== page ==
Tonight’s the night.
Not only will the Town Council approve its budget for fiscal 2011, its members also will vote on issuing $20.4 million in general obligation bonds that include $16 million and change for doubling the size of the town library.
The crucial vote is the decision on whether to issue the library expansion bonds. The council has to approve a town budget – state law says so. But the council does not have to issue those bonds. That’s completely discretionary, and were this a healthy economy in which to borrow that great an amount of money, I’d be all for it.
But times are tough, and you would expect a majority of council members to show some common sense on fiscal matters, even if the town manager is going out of his way to reassure them that the borrowing is no cause for worry. I think borrowing always is a cause for worry, but that’s just me. I’d advise the council to hold off until we see some improvement in the economy. (The town has three more years in which it could issue the bonds; that’s plenty of time to see how the economy shakes out.)
If I were a betting man, though, I’d say the vote will go 5-4 in favor of issuance. In previous discussions of the matter, Mayor Mark Kleinschmidt and council members Penny Rich and Sally Greene have shown no reluctance to borrow that money. They have enthusiastically backed issuing the bonds from Day 1. The lousy economy doesn’t faze them. And they don’t seem to understand out of whose pockets the money will come.
These folks are more concerned with the town’s image than with its fiscal health. And they certainly don’t seem to subscribe to the wisdom of not borrowing money in bad economic times unless there’s an emergency. The library expansion is in no way an emergency.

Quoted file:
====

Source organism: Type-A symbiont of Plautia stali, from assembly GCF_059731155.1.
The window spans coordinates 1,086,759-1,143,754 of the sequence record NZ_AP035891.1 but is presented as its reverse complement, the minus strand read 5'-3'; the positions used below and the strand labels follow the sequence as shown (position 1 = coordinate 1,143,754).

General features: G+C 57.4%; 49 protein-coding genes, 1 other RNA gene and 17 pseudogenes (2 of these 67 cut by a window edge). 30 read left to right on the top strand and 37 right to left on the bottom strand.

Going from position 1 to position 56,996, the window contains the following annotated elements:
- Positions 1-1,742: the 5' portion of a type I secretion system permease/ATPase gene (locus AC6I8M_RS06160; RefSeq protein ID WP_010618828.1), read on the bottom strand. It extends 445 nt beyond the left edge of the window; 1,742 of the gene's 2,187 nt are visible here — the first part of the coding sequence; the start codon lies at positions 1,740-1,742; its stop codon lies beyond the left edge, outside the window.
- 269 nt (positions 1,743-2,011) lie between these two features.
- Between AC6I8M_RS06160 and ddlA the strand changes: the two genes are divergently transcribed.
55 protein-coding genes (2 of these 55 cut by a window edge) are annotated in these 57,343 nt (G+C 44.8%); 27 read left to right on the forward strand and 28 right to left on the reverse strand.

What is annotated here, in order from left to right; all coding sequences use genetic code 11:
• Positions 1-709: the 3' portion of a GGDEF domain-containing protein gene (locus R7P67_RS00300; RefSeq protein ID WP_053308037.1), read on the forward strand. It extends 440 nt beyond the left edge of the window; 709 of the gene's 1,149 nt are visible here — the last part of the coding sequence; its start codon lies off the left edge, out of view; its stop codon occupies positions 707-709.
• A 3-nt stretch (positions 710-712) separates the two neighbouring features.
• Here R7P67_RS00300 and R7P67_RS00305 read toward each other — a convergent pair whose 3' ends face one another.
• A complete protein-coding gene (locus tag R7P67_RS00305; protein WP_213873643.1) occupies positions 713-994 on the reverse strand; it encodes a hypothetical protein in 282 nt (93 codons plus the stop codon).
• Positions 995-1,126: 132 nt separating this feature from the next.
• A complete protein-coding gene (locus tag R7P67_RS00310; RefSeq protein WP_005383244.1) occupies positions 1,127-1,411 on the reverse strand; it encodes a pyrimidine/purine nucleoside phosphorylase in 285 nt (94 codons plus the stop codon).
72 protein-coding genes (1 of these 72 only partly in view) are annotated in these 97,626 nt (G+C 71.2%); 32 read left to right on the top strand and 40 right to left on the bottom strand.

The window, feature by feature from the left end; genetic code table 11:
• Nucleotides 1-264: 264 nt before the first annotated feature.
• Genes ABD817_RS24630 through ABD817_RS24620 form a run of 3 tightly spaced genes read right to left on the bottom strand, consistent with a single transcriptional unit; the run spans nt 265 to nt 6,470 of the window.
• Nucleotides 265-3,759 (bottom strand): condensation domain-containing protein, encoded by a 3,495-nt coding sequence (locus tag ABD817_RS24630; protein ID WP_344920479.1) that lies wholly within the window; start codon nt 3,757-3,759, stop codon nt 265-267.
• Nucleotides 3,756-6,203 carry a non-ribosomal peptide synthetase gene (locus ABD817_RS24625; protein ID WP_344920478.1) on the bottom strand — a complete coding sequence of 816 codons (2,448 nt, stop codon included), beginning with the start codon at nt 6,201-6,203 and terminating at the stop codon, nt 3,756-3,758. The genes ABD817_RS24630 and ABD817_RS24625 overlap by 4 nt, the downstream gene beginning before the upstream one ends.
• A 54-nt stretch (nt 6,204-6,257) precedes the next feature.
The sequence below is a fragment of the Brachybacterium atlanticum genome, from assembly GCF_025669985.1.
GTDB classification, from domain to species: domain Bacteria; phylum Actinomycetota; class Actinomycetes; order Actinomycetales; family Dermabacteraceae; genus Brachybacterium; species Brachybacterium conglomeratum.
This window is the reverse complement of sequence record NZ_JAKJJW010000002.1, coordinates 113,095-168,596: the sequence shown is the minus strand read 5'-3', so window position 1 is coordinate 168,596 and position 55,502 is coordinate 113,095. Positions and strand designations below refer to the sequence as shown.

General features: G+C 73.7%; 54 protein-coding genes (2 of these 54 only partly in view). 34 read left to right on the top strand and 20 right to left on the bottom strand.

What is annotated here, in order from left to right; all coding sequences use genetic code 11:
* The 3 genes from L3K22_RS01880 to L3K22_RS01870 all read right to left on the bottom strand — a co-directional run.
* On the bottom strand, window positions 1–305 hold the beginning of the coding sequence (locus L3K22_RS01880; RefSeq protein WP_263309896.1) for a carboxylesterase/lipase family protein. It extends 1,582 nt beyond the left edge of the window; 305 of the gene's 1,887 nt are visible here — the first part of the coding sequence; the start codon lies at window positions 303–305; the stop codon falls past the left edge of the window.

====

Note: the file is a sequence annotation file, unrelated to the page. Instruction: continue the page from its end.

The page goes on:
Council members Matt Czajkowski, Laurin Easthom and Gene Pease have voiced their profound doubts about the timing of the bonds, and I would bet they will vote against the issue, as it would be prudent to do.
That leaves Donna Bell, Jim Ward and Ed Harrison as the swing votes.
Bell has shown great good sense in her time on the council, and she has questioned the need for the bonds to be issued now. She would seem to be in the Let’s Wait on This camp.
Ward usually votes the same as Greene, and while he has railed against the county and its unwillingness to provide more funding for the town library, the fact that a big chunk of the money needed to run the expanded library won’t be there will not affect his decision for the bonds.
That leaves Harrison. My sense is that he will vote for the issue, if only because he sits next to Greene and would not want to have to put up with her sniping if he didn’t go along.
So come Tuesday morning, I predict the town will be headed inexorably toward a greatly expanded library as well as a whole lot more debt to pay back.